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Heaven, when it strives to polish all it can
Be this a woman's fame; with this unblest,
TO ALLEN, LORD BATHURST.
of the Use of Riches.
That it is known to few, most falling into one of the
extremes, avarice or profusion, ver. 10, &c. The point discussed, whether the invention of money, has been more commodious or pernicious to man. kind, ver. 21 to 77. That riches, either to the avaricious or the prodigal, cannot afford happiness, scarcely necessaries, ver. 89 to 160. That avarice is an absolute frenzy, without an end or purpose, ver. 113, &c. 152. Conjectures about the motives of avaricious men, ver. 121 to 153. . That the conduct of men with respect to riches, can only be accounted for by the order of Providence, which works the general good out of extremes, and brings all to its great end by perpetual revolutions, ver. 161 to 178. How a miser acts upon principles which appear to bim reasonable, ver. 179. How a prodigal does the same, ver. 199. The true medium, and true use of riches, ver. 219. The man of Ross, ver. 250. The fate of the profuse and the covetous, in two examples; both miserable in life and in death, ver. 300, &c. The story of Sir Balaam, ver. 339 to the end.
This Epistle was written after a violent outcry against our author, on a supposition that he had ridiculed a worthy nobleman, merely for his wrong taste. He justified himself upon that article in a letter to the Earl of Burlington; at the end of which are these words: I have learnt that there are some who would rather be wicked than ridiculous: and therefore it may be safer to attack vices than follies. I will therefore leave my betters in the quiet possession of their idols, their groves, and their highplaces; and change my subject from their pride to their meanness, from their vanities to their miseries; and as the only certain way to avoid misconstruc. tions, to lessen offence, and not to multiply ill-na. tured applications, I may probably in my next make use of real names instead of fictitious ones.'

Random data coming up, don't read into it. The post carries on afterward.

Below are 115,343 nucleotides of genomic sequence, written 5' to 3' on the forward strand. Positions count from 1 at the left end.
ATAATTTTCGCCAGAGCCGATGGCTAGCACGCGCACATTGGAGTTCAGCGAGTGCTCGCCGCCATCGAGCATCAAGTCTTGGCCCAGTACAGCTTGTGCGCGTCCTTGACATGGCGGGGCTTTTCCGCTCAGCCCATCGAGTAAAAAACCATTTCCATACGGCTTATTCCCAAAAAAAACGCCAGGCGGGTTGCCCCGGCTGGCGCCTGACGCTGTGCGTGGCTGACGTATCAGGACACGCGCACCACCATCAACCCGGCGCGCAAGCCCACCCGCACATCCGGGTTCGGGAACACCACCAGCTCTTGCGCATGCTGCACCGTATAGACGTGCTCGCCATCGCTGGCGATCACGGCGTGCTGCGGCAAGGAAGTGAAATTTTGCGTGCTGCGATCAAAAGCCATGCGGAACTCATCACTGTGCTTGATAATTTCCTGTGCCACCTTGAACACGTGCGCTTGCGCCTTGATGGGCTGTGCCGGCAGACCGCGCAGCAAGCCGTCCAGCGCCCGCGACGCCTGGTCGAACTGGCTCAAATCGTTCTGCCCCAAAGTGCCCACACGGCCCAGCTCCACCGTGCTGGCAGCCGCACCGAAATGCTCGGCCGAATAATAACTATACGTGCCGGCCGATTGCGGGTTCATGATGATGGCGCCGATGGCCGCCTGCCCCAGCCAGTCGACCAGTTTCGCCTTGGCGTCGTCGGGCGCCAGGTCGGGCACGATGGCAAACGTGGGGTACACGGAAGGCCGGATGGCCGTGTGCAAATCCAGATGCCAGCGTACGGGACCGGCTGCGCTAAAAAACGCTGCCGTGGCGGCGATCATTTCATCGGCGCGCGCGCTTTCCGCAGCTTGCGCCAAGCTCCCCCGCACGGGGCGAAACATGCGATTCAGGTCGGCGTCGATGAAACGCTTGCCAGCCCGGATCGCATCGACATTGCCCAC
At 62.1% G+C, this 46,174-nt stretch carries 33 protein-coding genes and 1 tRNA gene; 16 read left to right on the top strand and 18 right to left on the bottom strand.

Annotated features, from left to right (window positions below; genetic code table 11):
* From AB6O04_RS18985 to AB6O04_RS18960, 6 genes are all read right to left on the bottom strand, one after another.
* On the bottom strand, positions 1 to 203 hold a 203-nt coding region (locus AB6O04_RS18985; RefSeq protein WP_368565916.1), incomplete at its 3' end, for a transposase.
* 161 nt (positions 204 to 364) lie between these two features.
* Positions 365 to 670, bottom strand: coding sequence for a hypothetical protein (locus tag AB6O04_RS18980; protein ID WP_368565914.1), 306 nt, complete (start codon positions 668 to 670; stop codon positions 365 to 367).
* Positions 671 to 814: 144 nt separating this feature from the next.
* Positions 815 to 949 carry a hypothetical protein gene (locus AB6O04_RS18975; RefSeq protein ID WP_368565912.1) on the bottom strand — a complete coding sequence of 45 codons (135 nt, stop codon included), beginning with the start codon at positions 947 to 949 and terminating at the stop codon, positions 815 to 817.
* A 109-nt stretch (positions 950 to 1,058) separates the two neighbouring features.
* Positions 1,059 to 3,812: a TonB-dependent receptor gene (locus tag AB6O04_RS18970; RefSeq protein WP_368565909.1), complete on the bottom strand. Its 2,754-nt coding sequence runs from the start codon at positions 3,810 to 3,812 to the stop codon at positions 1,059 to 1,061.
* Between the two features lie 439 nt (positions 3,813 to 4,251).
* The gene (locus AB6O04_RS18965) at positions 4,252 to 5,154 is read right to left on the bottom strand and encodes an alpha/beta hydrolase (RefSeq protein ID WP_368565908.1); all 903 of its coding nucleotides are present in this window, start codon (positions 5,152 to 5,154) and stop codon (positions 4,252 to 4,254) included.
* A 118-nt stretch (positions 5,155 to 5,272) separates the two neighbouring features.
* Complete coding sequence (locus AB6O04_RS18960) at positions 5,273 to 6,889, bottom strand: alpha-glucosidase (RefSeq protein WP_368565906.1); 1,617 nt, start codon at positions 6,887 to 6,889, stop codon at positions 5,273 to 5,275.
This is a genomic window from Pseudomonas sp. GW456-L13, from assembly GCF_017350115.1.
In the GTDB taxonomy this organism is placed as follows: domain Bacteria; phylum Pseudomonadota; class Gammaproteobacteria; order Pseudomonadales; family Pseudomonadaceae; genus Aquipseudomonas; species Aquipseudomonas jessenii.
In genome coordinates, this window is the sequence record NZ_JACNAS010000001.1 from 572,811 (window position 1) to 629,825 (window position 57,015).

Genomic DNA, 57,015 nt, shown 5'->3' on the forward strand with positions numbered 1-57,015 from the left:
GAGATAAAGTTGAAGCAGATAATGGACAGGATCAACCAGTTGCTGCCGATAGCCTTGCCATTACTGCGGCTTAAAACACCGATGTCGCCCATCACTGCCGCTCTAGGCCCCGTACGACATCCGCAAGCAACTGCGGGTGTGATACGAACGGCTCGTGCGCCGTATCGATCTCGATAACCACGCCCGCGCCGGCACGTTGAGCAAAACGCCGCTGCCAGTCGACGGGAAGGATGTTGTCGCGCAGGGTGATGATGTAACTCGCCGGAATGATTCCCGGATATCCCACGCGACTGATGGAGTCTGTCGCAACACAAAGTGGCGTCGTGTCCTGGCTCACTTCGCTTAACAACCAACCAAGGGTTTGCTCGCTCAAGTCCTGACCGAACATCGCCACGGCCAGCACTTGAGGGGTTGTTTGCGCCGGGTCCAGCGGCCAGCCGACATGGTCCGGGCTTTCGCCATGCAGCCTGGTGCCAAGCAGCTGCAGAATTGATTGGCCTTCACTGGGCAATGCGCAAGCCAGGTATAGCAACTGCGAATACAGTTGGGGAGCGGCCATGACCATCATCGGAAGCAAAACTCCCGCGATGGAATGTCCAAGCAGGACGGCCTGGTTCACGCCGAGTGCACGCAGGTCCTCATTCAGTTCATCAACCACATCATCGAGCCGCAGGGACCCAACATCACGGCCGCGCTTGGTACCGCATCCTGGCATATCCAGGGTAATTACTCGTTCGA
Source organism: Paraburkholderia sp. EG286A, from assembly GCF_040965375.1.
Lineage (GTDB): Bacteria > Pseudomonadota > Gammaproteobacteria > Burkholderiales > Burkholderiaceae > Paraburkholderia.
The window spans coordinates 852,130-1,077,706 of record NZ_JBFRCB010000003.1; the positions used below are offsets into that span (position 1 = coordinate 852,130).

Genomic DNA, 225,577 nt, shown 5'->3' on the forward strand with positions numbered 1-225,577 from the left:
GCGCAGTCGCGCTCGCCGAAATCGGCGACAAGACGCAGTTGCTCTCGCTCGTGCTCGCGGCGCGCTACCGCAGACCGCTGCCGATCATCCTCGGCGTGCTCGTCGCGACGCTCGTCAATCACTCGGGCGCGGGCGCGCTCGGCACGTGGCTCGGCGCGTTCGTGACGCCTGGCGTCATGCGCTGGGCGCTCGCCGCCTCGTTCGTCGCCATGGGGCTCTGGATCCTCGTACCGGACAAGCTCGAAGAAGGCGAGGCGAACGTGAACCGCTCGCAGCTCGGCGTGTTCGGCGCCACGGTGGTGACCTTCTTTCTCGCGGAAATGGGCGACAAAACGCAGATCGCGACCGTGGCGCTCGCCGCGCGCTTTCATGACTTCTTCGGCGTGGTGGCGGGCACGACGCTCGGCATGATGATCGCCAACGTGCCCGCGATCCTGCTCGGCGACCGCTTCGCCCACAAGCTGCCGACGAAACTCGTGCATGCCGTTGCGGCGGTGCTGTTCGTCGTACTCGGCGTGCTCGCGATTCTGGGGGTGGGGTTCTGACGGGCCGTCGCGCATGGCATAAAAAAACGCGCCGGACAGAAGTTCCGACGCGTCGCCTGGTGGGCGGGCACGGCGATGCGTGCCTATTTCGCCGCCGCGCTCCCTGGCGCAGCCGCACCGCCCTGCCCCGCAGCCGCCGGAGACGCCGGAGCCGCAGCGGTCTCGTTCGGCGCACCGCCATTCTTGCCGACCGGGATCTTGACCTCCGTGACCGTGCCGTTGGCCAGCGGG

And soundest casuists doubt, like you and
But I, who think more highly of our kind
Like doctors thus, when much dispute has past,
grace of Heaven, or token of th' elect;
Given to the fool, the mad, the vain, the evil,
B. What nature wants, commodious gold bestows; Tis thus we eat the bread another sows.
P. But how unequal it bestows, observe;
B. Trade it may help, society extend :
P. But bribes a senate, and the land's betray'd.
; Pregnant with thousands flits the scrap unseen, And silent sells a king or buys a queen.
O! that such bulky bribes as all might see, Still, as of old, incumber'd villany! Could France or Rome divert our brave designs, With all their brandies or with all their wines ? What could they more than knights and 'squires
confound, Or water all the quorum ten miles round? A statesman's slumbers how this speech would spoil! "Sir, Spain has sent a thousand jars of oil;
Huge bales of British cloth blockade the door;
Poor avarice one torment more would find ;
P. What riches give us, let us then inquire : Meat, fire, and clothes. B. What more? P. Meat,
clothes, and fire. Is this too little ? would you more than live? Alas ! 'tis more than Turner finds they give, Alas ! 'tis more than (all his visions past) Unhappy Wharton, waking, found at last! What can they give? To dying Hopkins heirs ? To Chartres vigour? Japhet nose and ears? Can they in gems bid pallid Hippia glow? In Fulvia's buckle ease the throbs below? Or heal, old Narses, thy obscener ail, With all th' embroidery plaster'd at thy tail ? They might (were Harpax not too wise to spend) Give Harpax self the blessing of a friend; Or find some doctor that would save the life Of wretched Shylock, spite of Shylock's wife.